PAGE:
Field of Study for Completed Bachelor’s Degrees: 2016
Field of study among bachelor’s degree recipients varied by race and ethnicity. Over one-third of Asian bachelor’s degree recipients in 2016 completed their degrees in STEM fields (34.7 percent)—the highest percentage of any group—compared with 12.6 percent of Black or African American students, who were the least likely to complete their degrees in STEM. More than one in five Black or African American students completed their bachelor’s degrees in other applied fields (21.9 percent), a much larger share than that of Asian students (9.0 percent). Roughly one in 10 students of more than one race (12.6 percent), Hispanic or Latino (11.2 percent), American Indian or Alaska Native (10.8 percent), and White (10.5 percent) students earned their bachelor’s degrees in the humanities.
Race and Ethnicity in Higher Education: A Status Report
Chapter Five: Undergraduate Persistence and Completion
Chapter Five Report Download (PDF) 3.4 MB
Chapter Five Data Tables Download (XLSX) 170 KB
U.S. Department of Education, Integrated Postsecondary Education Data System, 2016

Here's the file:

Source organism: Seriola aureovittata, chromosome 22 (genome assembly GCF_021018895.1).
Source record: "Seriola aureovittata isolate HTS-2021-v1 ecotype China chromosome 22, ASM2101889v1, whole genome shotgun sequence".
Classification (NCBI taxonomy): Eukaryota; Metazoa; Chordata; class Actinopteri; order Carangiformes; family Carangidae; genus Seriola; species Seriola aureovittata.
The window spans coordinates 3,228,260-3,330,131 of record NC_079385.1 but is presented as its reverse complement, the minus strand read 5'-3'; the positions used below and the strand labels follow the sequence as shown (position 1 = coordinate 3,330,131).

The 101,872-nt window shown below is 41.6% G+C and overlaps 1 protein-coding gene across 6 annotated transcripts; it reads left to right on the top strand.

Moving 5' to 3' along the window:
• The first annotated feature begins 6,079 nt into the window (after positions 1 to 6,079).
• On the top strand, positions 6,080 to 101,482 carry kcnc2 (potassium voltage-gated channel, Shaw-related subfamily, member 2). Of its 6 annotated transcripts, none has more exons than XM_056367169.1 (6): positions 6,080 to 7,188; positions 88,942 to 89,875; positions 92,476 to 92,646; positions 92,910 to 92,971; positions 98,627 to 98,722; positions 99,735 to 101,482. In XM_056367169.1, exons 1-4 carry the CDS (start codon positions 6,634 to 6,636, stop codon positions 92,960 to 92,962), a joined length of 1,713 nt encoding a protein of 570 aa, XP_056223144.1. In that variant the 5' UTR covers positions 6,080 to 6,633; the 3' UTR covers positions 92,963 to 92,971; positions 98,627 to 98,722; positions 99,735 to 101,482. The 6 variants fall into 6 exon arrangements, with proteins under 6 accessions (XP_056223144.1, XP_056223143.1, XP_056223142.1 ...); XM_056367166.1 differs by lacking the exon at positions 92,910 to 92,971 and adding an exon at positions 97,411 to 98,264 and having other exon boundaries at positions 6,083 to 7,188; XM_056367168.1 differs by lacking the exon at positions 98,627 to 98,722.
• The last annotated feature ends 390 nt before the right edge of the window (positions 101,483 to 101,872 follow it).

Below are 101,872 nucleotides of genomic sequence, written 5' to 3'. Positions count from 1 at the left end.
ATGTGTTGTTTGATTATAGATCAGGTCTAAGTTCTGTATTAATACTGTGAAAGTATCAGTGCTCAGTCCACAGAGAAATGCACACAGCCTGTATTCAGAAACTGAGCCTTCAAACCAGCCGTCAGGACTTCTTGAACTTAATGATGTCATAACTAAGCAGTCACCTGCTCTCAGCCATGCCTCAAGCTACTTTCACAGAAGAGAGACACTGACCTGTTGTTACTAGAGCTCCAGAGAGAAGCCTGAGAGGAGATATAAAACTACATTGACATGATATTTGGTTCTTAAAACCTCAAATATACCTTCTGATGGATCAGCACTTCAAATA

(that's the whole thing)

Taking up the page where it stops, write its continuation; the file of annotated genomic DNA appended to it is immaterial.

STEM fields include computer and information sciences, engineering and engineering technology, biological and physical sciences, science technology, math, and agriculture.
Other applied fields for bachelor’s degrees include personal and consumer services; manufacturing, construction, and repair and transportation; military technology and protective services; architecture; communications; public administration and human services; design and applied arts; law and legal studies; library sciences; and theology and religious vocations.
General studies and other programs include fields such as liberal arts and sciences, interpersonal and social skills, personal awareness and self-improvement, and multi- or interdisciplinary studies, among others.